Learn Spanish and walking vacation for partially sighted people

“A hiking and Spanish language vacation set in the stunning Picos de Europa National Park that’s also ideally suited to travelers with limited vision.”

Highlights

Picos de Europa National Park | Intensive Spanish language lessons | Hiking | Visit a traditional working farm | Cider tasting | Suitable for travelers with limited vision |

Travel Team

If you'd like to chat about this vacation or need help finding one we're very happy to help. The Travel Team.

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Check dates

2019: 26 Aug, 2 Sep, 9 Sep, 16 Sep, 23 Sep, 30 Sep, 7 Oct, 14 Oct, 21 Oct
Accessible tourism overview:
Making our tours as accessible as possible is important to us. We are more than happy to discuss individual requirements before departure.
Wheelchair:
Our school building and rooms are wheelchair-friendly (there's a ramp to go in the building, lift to come up the one floor up and classroom doors are wide enough for a 76cm wide wheelchair to go through.
Blind or limited vision:
Language lessons focus on hearing and speaking, but learning materials are available in large fonts. Hiking guides are trained in working with people with limited visibility. The accommodation is just a short distance from the language school. We're happy to help with transfers.
Free from food:
Some of the accommodations used are able to offer vegetarian meals.
LGBT:
We aim to ensure a safe and welcome environment for all travelers.
Vouchers
Accepted

Responsible tourism

Learn Spanish and walking vacation for partially sighted people

Carbon reduction

Your vacation will help support local people and conservation. We must also reduce CO2. Learn about the CO2 emissions of this vacation and how to reduce them.

Environment

We are serious about maintaining the natural beauty of the region and take steps to ensure that the environmental impacts of our activities are kept to a minimum.

In order to reduce vehicular traffic in the area, we prefer to pick up all visitors from the airports, ferries and train stations that service the area.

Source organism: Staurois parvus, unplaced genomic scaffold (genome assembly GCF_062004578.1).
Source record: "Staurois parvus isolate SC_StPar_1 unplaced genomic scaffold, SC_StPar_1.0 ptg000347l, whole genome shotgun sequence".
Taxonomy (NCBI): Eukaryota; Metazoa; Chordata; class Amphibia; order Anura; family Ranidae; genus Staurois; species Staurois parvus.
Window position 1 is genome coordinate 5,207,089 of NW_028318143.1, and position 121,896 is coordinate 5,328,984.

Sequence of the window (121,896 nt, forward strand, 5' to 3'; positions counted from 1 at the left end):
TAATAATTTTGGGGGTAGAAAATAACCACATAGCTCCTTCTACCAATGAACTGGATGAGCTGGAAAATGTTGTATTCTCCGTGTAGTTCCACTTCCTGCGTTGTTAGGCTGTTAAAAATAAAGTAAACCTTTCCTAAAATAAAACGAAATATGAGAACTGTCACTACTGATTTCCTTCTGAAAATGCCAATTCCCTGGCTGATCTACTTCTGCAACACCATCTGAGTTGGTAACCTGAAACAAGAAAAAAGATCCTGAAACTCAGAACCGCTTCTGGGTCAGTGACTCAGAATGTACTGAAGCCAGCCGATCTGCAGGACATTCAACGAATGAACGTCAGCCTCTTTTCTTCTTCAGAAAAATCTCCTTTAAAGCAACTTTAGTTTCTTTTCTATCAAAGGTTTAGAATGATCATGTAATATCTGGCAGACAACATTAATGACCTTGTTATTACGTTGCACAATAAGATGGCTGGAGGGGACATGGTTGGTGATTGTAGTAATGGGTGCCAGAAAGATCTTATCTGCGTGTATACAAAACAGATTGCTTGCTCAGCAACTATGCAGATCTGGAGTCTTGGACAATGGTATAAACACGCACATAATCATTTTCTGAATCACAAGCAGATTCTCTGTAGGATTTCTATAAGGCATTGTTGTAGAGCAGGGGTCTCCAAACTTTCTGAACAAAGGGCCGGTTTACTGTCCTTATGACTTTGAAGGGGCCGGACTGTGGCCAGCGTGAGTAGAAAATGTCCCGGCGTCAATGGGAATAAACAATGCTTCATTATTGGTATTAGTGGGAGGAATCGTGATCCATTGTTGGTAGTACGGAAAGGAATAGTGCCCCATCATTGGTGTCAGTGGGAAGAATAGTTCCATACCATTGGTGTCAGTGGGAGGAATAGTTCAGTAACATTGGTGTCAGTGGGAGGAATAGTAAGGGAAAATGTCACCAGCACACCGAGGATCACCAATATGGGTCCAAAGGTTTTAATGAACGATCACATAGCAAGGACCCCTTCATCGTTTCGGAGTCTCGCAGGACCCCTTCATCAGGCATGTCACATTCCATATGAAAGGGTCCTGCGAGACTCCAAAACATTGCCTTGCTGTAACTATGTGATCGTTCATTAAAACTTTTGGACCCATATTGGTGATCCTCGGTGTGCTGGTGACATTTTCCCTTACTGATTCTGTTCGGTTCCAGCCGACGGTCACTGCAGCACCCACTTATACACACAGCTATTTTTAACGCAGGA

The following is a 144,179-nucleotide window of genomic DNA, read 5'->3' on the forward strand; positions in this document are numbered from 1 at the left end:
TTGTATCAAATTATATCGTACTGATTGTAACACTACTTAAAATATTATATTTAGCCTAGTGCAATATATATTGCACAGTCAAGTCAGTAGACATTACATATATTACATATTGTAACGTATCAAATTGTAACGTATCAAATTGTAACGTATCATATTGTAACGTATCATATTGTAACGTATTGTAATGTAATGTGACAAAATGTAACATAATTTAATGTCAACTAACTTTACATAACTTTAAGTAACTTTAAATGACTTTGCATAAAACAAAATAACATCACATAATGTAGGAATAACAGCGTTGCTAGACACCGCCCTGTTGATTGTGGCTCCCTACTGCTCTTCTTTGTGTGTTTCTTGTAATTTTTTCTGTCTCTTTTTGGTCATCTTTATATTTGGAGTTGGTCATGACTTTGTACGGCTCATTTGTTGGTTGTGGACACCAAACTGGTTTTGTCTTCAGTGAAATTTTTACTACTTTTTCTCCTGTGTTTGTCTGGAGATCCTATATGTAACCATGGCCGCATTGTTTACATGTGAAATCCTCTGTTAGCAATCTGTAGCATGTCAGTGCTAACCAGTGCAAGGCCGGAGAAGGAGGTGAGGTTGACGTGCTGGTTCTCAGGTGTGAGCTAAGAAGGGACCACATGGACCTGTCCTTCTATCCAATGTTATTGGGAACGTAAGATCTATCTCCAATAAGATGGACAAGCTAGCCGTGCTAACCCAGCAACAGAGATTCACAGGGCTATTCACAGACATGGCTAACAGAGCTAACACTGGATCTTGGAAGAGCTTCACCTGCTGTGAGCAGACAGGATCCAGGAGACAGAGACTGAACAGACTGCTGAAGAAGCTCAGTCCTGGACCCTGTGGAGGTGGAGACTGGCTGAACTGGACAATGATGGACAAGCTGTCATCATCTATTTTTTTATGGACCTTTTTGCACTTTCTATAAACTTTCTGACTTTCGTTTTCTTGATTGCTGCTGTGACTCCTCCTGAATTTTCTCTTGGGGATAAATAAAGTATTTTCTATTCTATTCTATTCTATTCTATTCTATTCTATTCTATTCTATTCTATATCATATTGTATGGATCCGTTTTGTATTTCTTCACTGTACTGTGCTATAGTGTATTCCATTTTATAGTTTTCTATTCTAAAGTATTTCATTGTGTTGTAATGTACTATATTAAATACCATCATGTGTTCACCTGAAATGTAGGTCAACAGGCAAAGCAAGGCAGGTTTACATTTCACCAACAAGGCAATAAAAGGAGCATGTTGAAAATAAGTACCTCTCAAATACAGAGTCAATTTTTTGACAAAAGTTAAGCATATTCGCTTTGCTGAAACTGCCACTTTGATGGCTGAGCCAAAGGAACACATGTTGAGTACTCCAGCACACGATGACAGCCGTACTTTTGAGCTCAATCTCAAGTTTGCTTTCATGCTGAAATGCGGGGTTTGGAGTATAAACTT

We promote local environmental projects and initiatives, and use these as a point of interest in our walks. This improves knowledge, awareness and allows a positive transfer of ideas.

We take litter home with us (whether it’s ours or not).

We walk responsibly, minimising soil erosion and disruption to animals. We use lesser known routes to halt over exploitation and damage.

We are knowledgeable about the environment we live in and its rich history. One of our passions is supporting people who respect their environment by taking an active interest and helping out with work when things are busy, for example at our friends traditional farm.

Community

We want our business to have a socially positive impact locally and beyond. We visit local businesses and promote traditional practices that do not abuse the environment.

We take an active interest in other local businesses, for example helping out when things are busy at one of our neighbour’s traditional farms. We organize cinema nights at the school for the locals, as well as conversation exchange opportunities (such our "Menage a three" nights where Spanish, English and French are spoken over a glass of wine). We also work with local projects to promote sustainable development.

One of the great things about the area is that everybody helps each other when needed and money is never mentioned. We really like this and support these values. We treat the traditional ways of life and the local people with respect. We make a point of showing these to our groups as a way of promoting the area and creating interesting points of discussion.

We use a local taxi minibus service for our trips to the National Park, allowing us to be dropped off and picked up in different locations. This also minimises pollution and creates employment locally.

The Picos have some very old and traditional villages high in the mountains, these often have combined bar/shops which we use whenever we visit, helping keep them alive for the local people. This is really important as many of these villages are remote and inaccessible during winter.

We use local produce and workforce whenever possible.

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